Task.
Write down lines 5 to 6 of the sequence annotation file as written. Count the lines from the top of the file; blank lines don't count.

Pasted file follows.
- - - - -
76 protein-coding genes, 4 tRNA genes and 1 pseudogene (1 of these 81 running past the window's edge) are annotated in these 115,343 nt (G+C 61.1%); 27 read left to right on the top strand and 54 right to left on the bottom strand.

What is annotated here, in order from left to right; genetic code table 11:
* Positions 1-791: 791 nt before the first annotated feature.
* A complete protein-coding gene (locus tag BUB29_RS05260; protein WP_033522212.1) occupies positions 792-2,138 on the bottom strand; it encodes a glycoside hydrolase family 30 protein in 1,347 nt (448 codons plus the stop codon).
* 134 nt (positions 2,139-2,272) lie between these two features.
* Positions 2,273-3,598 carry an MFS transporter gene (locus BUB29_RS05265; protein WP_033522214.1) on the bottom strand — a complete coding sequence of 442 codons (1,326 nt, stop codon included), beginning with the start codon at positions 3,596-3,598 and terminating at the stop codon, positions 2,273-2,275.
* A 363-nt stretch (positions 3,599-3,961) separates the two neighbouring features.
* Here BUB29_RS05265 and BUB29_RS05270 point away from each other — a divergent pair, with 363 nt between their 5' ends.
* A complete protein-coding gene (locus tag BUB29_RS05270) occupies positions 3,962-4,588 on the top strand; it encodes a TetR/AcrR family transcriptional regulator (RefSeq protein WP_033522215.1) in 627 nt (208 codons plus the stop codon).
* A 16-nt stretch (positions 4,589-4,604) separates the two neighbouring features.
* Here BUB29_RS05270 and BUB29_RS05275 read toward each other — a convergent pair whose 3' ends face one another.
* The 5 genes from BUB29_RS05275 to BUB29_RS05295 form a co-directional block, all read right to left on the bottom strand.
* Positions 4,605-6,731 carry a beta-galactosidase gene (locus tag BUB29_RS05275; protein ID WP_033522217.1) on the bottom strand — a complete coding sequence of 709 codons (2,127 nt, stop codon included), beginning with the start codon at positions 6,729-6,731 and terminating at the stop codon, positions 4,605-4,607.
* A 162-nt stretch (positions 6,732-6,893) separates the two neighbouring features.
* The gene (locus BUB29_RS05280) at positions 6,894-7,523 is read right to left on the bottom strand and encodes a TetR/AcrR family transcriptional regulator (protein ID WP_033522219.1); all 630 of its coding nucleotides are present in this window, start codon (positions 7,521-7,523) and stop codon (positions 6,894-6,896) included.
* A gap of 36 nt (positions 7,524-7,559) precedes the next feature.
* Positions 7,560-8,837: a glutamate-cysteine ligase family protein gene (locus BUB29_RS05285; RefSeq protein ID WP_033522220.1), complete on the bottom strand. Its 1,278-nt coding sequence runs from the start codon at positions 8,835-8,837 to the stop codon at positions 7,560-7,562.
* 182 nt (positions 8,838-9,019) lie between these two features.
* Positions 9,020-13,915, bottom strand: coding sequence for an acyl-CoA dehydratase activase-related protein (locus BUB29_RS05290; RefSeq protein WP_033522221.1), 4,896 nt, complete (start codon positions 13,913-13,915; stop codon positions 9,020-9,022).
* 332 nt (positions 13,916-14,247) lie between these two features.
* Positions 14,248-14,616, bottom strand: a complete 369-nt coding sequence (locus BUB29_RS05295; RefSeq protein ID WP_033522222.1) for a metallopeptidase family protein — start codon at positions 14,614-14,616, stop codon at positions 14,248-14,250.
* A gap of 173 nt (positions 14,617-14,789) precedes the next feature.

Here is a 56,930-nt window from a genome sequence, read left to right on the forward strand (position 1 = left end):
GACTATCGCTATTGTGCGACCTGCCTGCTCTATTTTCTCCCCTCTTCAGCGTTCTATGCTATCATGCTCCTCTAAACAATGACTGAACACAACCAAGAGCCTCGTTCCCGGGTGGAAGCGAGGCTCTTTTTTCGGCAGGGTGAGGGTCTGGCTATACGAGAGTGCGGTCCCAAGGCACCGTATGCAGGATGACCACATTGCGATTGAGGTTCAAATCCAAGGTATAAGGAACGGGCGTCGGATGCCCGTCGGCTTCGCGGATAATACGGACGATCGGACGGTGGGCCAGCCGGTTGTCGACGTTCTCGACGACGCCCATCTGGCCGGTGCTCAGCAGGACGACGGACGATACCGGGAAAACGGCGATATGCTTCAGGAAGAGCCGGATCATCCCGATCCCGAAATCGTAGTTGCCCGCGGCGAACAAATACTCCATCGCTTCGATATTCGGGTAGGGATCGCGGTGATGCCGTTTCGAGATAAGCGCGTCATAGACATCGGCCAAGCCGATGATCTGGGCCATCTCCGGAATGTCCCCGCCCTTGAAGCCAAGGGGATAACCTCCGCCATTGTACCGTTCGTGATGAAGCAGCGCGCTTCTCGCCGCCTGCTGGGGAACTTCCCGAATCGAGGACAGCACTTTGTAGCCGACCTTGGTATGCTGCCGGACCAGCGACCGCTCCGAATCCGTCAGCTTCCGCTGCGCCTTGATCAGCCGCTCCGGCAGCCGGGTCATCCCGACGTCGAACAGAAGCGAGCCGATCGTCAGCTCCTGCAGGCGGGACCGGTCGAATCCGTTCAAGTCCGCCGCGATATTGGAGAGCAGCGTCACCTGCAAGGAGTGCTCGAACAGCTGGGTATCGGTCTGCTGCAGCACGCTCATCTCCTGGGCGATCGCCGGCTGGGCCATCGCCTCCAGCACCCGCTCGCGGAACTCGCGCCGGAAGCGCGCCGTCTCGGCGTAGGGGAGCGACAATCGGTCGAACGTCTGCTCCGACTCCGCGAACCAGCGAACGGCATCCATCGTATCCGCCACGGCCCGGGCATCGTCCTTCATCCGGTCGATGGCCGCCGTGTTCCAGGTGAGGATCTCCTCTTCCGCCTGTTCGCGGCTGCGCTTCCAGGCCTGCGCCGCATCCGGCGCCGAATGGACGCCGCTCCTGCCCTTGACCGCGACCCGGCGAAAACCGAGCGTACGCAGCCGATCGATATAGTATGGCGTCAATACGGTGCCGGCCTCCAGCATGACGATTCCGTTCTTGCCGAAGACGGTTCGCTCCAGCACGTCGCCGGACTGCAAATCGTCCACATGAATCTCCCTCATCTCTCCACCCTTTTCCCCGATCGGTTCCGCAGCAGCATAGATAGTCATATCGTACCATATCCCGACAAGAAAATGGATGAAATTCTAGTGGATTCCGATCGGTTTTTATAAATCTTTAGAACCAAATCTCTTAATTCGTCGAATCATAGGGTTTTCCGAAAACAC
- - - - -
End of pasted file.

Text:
* 134 nt (positions 2,139-2,272) lie between these two features.
* Positions 2,273-3,598 carry an MFS transporter gene (locus BUB29_RS05265; protein WP_033522214.1) on the bottom strand — a complete coding sequence of 442 codons (1,326 nt, stop codon included), beginning with the start codon at positions 3,596-3,598 and terminating at the stop codon, positions 2,273-2,275.